KABUL, Afghanistan — Through a decade of war, Gen. Abdul Rashid Dostam commanded the fiercest Afghan militia division, up to 40,000 heavily armed mercenaries known as the Jauzjan, who were used as storm troopers by the Soviet Red Army and Kabul's authoritarian regimes against a nationwide, U.S.-backed Islamic rebellion.
Now, with peace at hand, Gen. Dostam is in open revolt against Afghanistan's strongman President Najibullah and the army commanders he once loyally served.
Recently, he and his men hijacked 50 truckloads of ammunition, linked up with two other powerful militia commanders in the north, and now, at 60,000 strong, they control fully one-third of the nation's provinces--Afghanistan's entire border region with the former Soviet Union.
During those same war years, even a hint of opposition from within Najibullah's ruling party was unthinkable. But, in hushed tones and with his radio turned up, a senior ruling party member sat the other day in a room 50 yards from Najibullah's presidential suite and said: "All of these steps in the north are to get Najibullah out. He will not go quietly. But go, he must. We have our sleeves rolled up, and we are ready for the fight."
So is Najibullah.
The man who has ruled Afghanistan with an iron fist, first for the Soviet occupation army and later for the former Communists in his party, conceded in an interview with The Times that the situation in his war-ravaged country is deteriorating rapidly.
"Now, we are at a turning point, a transition from war into peace," Najibullah said. "I have faced in my time many big waves . . . and I have learned in this time not only how to swim well but how to pass through the waves.
"But these are the circumstances of this turning point now. . . . And I have said that at the time we turn toward peace, a Satanic ghost will move. This is what is happening now."
Indeed, as U.N. special envoy Benon Sevan arrived in Kabul on Saturday with hopes of completing a peace plan that could end one of the world's most intractable wars--a Cold War conflict that left 1 million dead, 3 million disabled and 5 million refugees--this remote South Asian nation appeared near collapse.
Against the backdrop of the mutinous standoff in the north, Najibullah's long-bankrupt government has been unable to feed even his senior party workers and members of the elite secret police who have protected his regime through a harsh, lingering winter.
With the mountain peaks surrounding Kabul still covered with snow, stocks of grain for the regular army are so low that there are reports of renegade units' looting villages in a province south of Kabul in search of food--and clothing as well.
Professors at government-run Kabul University went on strike last week, boycotting final exams, to protest Najibullah's inability to provide them an additional week of bread rations. Riots have erupted outside flour-rationing shops for other government workers. Street crime is soaring in Kabul, as is highway robbery on vital roads linking the capital with free-market food supplies in Pakistan and former Soviet Central Asia.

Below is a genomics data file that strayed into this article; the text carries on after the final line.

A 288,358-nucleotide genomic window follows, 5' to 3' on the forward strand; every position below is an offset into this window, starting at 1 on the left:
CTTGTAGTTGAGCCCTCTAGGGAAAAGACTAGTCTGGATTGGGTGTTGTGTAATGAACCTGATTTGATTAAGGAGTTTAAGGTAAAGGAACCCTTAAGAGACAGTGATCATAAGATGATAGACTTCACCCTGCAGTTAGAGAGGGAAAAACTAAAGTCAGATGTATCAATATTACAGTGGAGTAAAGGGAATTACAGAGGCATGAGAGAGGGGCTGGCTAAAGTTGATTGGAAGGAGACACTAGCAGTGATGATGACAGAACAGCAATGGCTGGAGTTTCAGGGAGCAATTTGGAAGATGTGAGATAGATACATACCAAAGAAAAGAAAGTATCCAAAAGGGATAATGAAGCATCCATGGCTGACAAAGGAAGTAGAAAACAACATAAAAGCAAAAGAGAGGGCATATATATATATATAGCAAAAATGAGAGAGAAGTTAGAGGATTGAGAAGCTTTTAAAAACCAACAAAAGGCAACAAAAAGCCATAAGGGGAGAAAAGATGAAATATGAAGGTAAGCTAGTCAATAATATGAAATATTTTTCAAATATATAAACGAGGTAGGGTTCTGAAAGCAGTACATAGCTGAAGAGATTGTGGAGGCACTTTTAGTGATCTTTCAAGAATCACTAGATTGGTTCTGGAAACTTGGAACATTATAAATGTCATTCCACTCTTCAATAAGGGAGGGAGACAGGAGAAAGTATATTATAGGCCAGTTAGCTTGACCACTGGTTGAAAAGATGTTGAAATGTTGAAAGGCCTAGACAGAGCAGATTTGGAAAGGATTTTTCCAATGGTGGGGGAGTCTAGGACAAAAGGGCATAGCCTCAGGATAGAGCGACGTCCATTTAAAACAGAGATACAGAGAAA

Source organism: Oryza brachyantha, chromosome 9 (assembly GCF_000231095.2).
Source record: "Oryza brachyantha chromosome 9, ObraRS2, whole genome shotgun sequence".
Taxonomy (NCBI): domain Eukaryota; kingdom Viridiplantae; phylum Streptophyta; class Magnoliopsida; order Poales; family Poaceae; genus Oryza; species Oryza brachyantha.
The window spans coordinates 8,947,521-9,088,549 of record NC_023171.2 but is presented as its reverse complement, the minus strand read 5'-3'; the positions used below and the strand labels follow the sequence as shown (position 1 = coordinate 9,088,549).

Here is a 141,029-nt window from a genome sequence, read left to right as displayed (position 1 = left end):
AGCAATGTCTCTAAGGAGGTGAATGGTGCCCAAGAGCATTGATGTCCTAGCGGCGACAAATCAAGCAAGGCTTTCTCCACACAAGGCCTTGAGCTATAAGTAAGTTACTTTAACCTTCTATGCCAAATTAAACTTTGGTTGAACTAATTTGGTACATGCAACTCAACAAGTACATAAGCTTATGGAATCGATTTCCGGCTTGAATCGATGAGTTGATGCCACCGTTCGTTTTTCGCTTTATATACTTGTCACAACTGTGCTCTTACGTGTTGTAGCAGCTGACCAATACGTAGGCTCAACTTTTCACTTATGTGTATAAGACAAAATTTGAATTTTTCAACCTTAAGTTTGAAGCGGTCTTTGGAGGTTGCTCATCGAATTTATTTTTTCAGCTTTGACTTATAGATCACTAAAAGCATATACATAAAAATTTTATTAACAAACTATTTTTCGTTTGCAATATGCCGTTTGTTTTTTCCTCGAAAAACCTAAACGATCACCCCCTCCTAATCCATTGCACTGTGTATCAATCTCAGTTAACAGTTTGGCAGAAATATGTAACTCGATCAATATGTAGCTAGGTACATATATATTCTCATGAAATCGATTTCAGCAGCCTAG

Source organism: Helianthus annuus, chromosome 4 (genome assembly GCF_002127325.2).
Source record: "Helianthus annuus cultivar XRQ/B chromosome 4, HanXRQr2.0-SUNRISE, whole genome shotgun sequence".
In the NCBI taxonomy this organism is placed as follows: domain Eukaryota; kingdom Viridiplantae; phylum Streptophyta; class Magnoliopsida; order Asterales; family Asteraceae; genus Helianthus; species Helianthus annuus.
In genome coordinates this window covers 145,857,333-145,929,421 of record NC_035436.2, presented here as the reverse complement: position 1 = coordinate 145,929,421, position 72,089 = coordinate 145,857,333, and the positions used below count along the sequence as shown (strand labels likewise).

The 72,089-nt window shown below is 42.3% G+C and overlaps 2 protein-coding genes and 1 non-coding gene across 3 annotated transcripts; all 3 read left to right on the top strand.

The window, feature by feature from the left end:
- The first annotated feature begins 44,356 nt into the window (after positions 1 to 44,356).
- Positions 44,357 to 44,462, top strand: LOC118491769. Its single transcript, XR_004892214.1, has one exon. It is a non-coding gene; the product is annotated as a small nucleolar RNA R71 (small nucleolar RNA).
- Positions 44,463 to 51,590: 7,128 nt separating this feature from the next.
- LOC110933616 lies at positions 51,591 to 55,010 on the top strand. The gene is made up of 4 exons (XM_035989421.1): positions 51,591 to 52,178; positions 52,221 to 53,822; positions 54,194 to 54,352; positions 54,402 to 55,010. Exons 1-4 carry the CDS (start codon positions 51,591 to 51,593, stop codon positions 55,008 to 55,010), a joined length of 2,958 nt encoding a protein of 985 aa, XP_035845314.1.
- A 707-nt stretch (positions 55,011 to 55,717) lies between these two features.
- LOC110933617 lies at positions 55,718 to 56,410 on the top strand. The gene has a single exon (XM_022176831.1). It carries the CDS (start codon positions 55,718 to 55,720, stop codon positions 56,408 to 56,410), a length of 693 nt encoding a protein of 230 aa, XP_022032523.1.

With the nation's long-anemic economy now in ruins--a dollar today fetches three times the amount of local currency that it did a year ago--Najibullah's own party leaders have launched unprecedented attacks on his crumbling regime. So brazen has that criticism become in recent weeks that the president accused some of his closest advisers of betrayal at a major party meeting recently.
He reportedly acknowledged in that meeting the toll being taken on him by the country's troubles by conceding, "Two years ago when I addressed you, my mustache was black. Now look, it is white."
There are constant rumors of imminent coups and crackdowns. Once-loyal party men speak only with loud music in the background, a tactic aimed at jamming the wiretaps of Najibullah's secret police. Factions are splitting and new alliances are forming daily.
Increasingly, the plots and counterplots threaten to reignite old hatreds and mistrust among Afghanistan's three major ethnic groups: the majority Pushtuns, the large Tajik minority and the Hazaras. These divisions are being manipulated by ruling party leaders in tactics that ultimately could divide the nation into three separate parts.
As Najibullah's deputy party leader, Farid Mazdak, said in an interview, "I don't think the people will bear it if the U.N. peace plan is delayed from now until later. The sooner the better . . . because, if this plan fails, there is no chance for anybody. . . . Afghanistan will simply disintegrate and cease to exist."
The heart of the U.N. plan, which has engaged envoy Sevan in more than a year of shuttle diplomacy between Kabul and the headquarters of the Islamic \o7 moujahedeen \f7 rebels in Pakistan and Iran, calls for a meeting of credible, "non-controversial" Afghans who can select an interim government to replace Najibullah.